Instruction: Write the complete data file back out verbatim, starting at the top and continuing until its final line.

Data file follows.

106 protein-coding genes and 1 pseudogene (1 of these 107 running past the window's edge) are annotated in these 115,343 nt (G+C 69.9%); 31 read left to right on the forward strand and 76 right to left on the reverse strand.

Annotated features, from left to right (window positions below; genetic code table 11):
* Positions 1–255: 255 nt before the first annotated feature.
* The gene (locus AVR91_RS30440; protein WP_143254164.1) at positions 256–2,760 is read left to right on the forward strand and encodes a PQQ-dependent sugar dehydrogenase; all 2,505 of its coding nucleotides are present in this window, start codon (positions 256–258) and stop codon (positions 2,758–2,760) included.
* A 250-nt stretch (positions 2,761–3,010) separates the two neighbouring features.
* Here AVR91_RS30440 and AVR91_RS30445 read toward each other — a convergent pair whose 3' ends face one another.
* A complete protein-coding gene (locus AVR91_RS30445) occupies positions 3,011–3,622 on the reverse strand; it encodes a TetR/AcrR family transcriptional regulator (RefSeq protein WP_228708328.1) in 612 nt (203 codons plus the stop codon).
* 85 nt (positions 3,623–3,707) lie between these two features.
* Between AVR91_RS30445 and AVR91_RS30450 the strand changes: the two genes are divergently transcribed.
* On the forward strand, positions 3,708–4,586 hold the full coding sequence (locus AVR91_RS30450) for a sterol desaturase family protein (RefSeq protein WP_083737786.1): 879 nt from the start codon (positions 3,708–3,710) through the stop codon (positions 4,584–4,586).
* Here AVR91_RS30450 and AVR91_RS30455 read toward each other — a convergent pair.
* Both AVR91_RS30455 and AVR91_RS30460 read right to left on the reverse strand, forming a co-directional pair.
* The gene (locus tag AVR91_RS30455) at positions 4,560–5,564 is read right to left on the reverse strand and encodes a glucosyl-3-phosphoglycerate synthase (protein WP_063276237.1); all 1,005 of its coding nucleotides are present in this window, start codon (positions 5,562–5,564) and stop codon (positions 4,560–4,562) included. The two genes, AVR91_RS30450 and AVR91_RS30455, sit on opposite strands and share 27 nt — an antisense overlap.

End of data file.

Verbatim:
106 protein-coding genes and 1 pseudogene (1 of these 107 running past the window's edge) are annotated in these 115,343 nt (G+C 69.9%); 31 read left to right on the forward strand and 76 right to left on the reverse strand.

Annotated features, from left to right (window positions below; genetic code table 11):
* Positions 1–255: 255 nt before the first annotated feature.
* The gene (locus AVR91_RS30440; protein WP_143254164.1) at positions 256–2,760 is read left to right on the forward strand and encodes a PQQ-dependent sugar dehydrogenase; all 2,505 of its coding nucleotides are present in this window, start codon (positions 256–258) and stop codon (positions 2,758–2,760) included.
* A 250-nt stretch (positions 2,761–3,010) separates the two neighbouring features.
* Here AVR91_RS30440 and AVR91_RS30445 read toward each other — a convergent pair whose 3' ends face one another.
* A complete protein-coding gene (locus AVR91_RS30445) occupies positions 3,011–3,622 on the reverse strand; it encodes a TetR/AcrR family transcriptional regulator (RefSeq protein WP_228708328.1) in 612 nt (203 codons plus the stop codon).
* 85 nt (positions 3,623–3,707) lie between these two features.
* Between AVR91_RS30445 and AVR91_RS30450 the strand changes: the two genes are divergently transcribed.
* On the forward strand, positions 3,708–4,586 hold the full coding sequence (locus AVR91_RS30450) for a sterol desaturase family protein (RefSeq protein WP_083737786.1): 879 nt from the start codon (positions 3,708–3,710) through the stop codon (positions 4,584–4,586).
* Here AVR91_RS30450 and AVR91_RS30455 read toward each other — a convergent pair.
* Both AVR91_RS30455 and AVR91_RS30460 read right to left on the reverse strand, forming a co-directional pair.
* The gene (locus tag AVR91_RS30455) at positions 4,560–5,564 is read right to left on the reverse strand and encodes a glucosyl-3-phosphoglycerate synthase (protein WP_063276237.1); all 1,005 of its coding nucleotides are present in this window, start codon (positions 5,562–5,564) and stop codon (positions 4,560–4,562) included. The two genes, AVR91_RS30450 and AVR91_RS30455, sit on opposite strands and share 27 nt — an antisense overlap.